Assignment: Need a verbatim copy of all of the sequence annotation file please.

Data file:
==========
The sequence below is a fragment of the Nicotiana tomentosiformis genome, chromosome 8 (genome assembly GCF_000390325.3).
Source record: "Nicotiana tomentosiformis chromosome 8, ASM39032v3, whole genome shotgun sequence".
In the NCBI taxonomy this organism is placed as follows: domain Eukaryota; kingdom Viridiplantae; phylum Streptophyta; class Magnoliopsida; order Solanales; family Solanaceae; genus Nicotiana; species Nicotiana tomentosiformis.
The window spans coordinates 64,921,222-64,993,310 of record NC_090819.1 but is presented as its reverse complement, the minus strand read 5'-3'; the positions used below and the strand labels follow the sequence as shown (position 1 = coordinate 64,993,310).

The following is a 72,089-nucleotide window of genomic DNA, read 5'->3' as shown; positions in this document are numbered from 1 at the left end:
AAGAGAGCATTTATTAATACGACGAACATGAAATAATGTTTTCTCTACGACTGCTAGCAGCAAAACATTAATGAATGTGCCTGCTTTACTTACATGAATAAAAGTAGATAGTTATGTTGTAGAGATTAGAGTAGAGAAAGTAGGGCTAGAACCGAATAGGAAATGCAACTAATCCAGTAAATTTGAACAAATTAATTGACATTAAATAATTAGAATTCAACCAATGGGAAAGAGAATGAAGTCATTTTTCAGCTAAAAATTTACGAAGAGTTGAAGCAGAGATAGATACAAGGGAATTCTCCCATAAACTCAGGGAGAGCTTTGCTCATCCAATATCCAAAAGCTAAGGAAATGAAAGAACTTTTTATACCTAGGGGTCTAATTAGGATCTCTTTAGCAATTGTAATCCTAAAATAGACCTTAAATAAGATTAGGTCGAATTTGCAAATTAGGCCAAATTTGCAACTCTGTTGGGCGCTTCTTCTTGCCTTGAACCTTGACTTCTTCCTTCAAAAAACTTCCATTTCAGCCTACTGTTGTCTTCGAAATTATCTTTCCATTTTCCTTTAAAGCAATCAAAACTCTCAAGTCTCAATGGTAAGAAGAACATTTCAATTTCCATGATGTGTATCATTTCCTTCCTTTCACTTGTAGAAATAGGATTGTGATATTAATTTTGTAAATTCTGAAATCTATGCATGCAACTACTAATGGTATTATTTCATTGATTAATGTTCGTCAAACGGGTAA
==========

The sequence below is a fragment of the Nicotiana tomentosiformis genome, chromosome 8 (genome assembly GCF_000390325.3).
Source record: "Nicotiana tomentosiformis chromosome 8, ASM39032v3, whole genome shotgun sequence".
In the NCBI taxonomy this organism is placed as follows: domain Eukaryota; kingdom Viridiplantae; phylum Streptophyta; class Magnoliopsida; order Solanales; family Solanaceae; genus Nicotiana; species Nicotiana tomentosiformis.
The window spans coordinates 64,921,222-64,993,310 of record NC_090819.1 but is presented as its reverse complement, the minus strand read 5'-3'; the positions used below and the strand labels follow the sequence as shown (position 1 = coordinate 64,993,310).

The following is a 72,089-nucleotide window of genomic DNA, read 5'->3' as shown; positions in this document are numbered from 1 at the left end:
AAGAGAGCATTTATTAATACGACGAACATGAAATAATGTTTTCTCTACGACTGCTAGCAGCAAAACATTAATGAATGTGCCTGCTTTACTTACATGAATAAAAGTAGATAGTTATGTTGTAGAGATTAGAGTAGAGAAAGTAGGGCTAGAACCGAATAGGAAATGCAACTAATCCAGTAAATTTGAACAAATTAATTGACATTAAATAATTAGAATTCAACCAATGGGAAAGAGAATGAAGTCATTTTTCAGCTAAAAATTTACGAAGAGTTGAAGCAGAGATAGATACAAGGGAATTCTCCCATAAACTCAGGGAGAGCTTTGCTCATCCAATATCCAAAAGCTAAGGAAATGAAAGAACTTTTTATACCTAGGGGTCTAATTAGGATCTCTTTAGCAATTGTAATCCTAAAATAGACCTTAAATAAGATTAGGTCGAATTTGCAAATTAGGCCAAATTTGCAACTCTGTTGGGCGCTTCTTCTTGCCTTGAACCTTGACTTCTTCCTTCAAAAAACTTCCATTTCAGCCTACTGTTGTCTTCGAAATTATCTTTCCATTTTCCTTTAAAGCAATCAAAACTCTCAAGTCTCAATGGTAAGAAGAACATTTCAATTTCCATGATGTGTATCATTTCCTTCCTTTCACTTGTAGAAATAGGATTGTGATATTAATTTTGTAAATTCTGAAATCTATGCATGCAACTACTAATGGTATTATTTCATTGATTAATGTTCGTCAAACGGGTAA